Completely engrossed in his work, he gave up studies before reaching the intermediate level, which he now regrets. Perhaps, that’s why education is another passion for him. When he has some money, he buys ballpoints, books and bags, and distributes them among children who work in bungalows, and persuades their employers to let them study. People call him to help find missing children or to lead Quran khwani when the local Maulvi is not available.

He has won many awards but it is people’s admiration that makes him most happy. However, things are not always what they seem: Fateh’s cheerful nature belies his innermost secrets. When he opens up, he reveals a man who is completely dedicated to peacemaking, but is living a life that is not so peaceful.

When he was a child, Fateh used to distribute his new clothes among the needy on Eids, and carried meals to farmers working in the fields. That worried others, but he didn’t care. His work has cost him everything; his family disowned him, his marriage didn’t last for long, and all his relatives left him.

He has no permanent residence. He occasionally lives with people upon their invitation but eventually their welcome ends, and when they are tired of him, they make different excuses to get rid of him. But there’s no shortage of admirers. Currently, he is living with a friend who has allotted him an air-conditioned room. But it’s too small a place to keep all his things. Hence, his belongings — books and letters — are kept at some four or five different places, including a mosque.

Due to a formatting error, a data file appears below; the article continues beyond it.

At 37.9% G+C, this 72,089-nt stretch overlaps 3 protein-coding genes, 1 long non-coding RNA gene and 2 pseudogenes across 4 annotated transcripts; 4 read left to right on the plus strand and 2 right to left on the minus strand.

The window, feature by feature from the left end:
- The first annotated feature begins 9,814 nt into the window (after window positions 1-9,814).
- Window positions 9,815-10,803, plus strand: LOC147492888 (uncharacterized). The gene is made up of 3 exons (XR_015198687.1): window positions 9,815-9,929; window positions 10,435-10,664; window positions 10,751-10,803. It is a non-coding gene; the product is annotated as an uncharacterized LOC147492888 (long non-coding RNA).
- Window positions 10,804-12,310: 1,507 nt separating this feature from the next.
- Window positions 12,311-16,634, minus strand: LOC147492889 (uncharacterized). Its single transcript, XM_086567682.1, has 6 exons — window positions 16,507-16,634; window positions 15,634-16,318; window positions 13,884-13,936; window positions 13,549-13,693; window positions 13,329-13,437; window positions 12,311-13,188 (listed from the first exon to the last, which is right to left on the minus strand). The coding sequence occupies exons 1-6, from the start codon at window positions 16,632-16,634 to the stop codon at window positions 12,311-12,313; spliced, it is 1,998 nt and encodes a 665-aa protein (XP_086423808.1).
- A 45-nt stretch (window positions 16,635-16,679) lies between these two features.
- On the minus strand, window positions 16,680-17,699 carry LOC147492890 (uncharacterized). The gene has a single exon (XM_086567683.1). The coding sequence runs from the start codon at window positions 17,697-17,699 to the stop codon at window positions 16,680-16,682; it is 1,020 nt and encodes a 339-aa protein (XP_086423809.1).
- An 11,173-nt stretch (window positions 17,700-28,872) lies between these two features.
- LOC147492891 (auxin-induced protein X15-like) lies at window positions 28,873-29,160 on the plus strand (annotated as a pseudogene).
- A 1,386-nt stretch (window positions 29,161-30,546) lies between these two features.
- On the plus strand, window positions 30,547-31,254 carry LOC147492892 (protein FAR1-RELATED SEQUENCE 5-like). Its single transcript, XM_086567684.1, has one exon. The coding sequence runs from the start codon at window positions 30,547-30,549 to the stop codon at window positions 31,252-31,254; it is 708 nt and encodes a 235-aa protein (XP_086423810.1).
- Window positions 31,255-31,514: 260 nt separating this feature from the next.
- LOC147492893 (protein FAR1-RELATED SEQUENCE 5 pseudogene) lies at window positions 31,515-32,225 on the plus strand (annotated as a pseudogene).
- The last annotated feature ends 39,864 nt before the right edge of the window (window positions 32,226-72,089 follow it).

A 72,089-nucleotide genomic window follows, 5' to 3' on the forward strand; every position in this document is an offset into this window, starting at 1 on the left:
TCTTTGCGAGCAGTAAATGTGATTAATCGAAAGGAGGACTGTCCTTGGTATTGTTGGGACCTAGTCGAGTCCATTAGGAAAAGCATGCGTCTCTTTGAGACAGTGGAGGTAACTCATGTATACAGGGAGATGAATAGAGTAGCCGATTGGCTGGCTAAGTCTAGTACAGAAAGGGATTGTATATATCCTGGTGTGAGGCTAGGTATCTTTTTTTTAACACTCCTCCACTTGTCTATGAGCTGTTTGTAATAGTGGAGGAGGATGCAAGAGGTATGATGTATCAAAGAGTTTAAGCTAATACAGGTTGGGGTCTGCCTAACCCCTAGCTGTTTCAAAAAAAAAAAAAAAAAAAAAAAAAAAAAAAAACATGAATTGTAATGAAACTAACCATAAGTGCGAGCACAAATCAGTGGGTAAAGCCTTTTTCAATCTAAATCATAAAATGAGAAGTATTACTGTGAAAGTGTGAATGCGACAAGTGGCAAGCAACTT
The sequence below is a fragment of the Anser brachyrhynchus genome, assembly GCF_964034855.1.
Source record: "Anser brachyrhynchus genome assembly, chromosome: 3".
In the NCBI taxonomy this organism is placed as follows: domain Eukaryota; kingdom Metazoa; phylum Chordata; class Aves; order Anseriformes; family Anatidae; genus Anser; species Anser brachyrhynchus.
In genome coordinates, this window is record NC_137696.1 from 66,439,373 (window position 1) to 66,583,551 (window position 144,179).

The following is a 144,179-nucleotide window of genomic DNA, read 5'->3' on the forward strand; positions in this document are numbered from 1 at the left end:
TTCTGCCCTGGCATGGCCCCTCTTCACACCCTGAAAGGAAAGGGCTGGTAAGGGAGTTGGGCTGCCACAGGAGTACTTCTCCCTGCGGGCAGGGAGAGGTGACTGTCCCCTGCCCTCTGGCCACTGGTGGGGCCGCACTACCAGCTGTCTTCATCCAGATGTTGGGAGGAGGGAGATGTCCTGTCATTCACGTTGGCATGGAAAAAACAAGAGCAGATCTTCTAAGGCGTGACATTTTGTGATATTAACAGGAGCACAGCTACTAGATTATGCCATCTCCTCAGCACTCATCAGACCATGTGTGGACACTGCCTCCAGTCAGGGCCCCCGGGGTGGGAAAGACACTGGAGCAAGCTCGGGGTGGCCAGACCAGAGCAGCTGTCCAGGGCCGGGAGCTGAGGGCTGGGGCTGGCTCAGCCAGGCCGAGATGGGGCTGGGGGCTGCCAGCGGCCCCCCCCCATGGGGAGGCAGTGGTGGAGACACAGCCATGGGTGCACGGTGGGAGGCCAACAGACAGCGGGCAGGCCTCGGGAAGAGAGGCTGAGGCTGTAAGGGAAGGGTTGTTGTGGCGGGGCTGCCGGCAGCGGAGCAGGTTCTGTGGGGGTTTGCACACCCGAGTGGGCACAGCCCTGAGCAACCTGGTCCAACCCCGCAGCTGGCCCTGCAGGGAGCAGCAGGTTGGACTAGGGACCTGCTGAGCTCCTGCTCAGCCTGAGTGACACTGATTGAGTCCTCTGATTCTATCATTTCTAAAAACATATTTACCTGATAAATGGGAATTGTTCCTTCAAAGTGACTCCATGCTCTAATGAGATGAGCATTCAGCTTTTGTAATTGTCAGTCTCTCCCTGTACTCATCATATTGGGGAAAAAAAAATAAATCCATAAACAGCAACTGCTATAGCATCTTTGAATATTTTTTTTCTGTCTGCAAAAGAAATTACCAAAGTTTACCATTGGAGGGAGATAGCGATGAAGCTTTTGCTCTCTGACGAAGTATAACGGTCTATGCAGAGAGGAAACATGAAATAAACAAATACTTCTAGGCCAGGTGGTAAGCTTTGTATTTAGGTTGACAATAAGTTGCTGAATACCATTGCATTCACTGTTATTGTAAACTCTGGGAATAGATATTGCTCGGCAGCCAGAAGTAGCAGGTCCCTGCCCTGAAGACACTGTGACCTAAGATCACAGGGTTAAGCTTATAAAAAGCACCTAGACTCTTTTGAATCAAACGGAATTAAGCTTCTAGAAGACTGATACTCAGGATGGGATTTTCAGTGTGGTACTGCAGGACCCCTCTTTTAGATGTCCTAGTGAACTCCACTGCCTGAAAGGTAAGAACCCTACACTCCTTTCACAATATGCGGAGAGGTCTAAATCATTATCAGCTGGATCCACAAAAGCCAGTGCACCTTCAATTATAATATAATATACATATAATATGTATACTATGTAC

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Fateh says, “I have worked all these years without looking back. I can’t live without my work. When people write to me, or call me on Eid or any other occasion, I feel bad that my family was so detached; I wish they would at least be on speaking terms.”

Interestingly, Fateh is also a poet and writer; his poetry encompasses peace and social issues. While we were in his home, he kept us entertained by singing peace songs in his melodious voice and reciting poetry. He has written enough to compile a book but it requires a lot of money. Fateh plans to write a book titled From Beggar to King and Diver to Flyer that will include every man of society by profession and class.

His full-time involvement with peace campaigning does not leave him much time for a paid job, and so he often runs out of money. When he has time, he does menial work to fulfil his needs, and at times his friends and sympathisers support the projects he initiates. One of his friends gave him Rs10,000 for the registration of an organisation, Peace and Development Society, in 2008, which according to him has “9,999 objectives” but is yet to get any project.

“I have gone hungry many times, borne pains, suffered from sleeplessness, but my passion to build a good society doesn’t [end]. I think we can build a good society through education and awareness. I’m playing my part. If everybody does so, the world will be peaceful.”

In the coming days, Fateh plans to start a peace march to Islamabad, some 1,200km away from Hyderabad, in solidarity with the Peshawar and Charsadda attack victims.

For the rally he has written a peace song and recorded it in 12 languages including Sindhi, Urdu and English. He has bought a big MP3 player to play the song, and a map of the world, which he will put around his neck and on his head respectively.

How does one man manage to do so much? I ask. “Once a man decides to do something, nothing is impossible,” he says smilingly.

Published in Dawn, Sunday Magazine, May 29th, 2016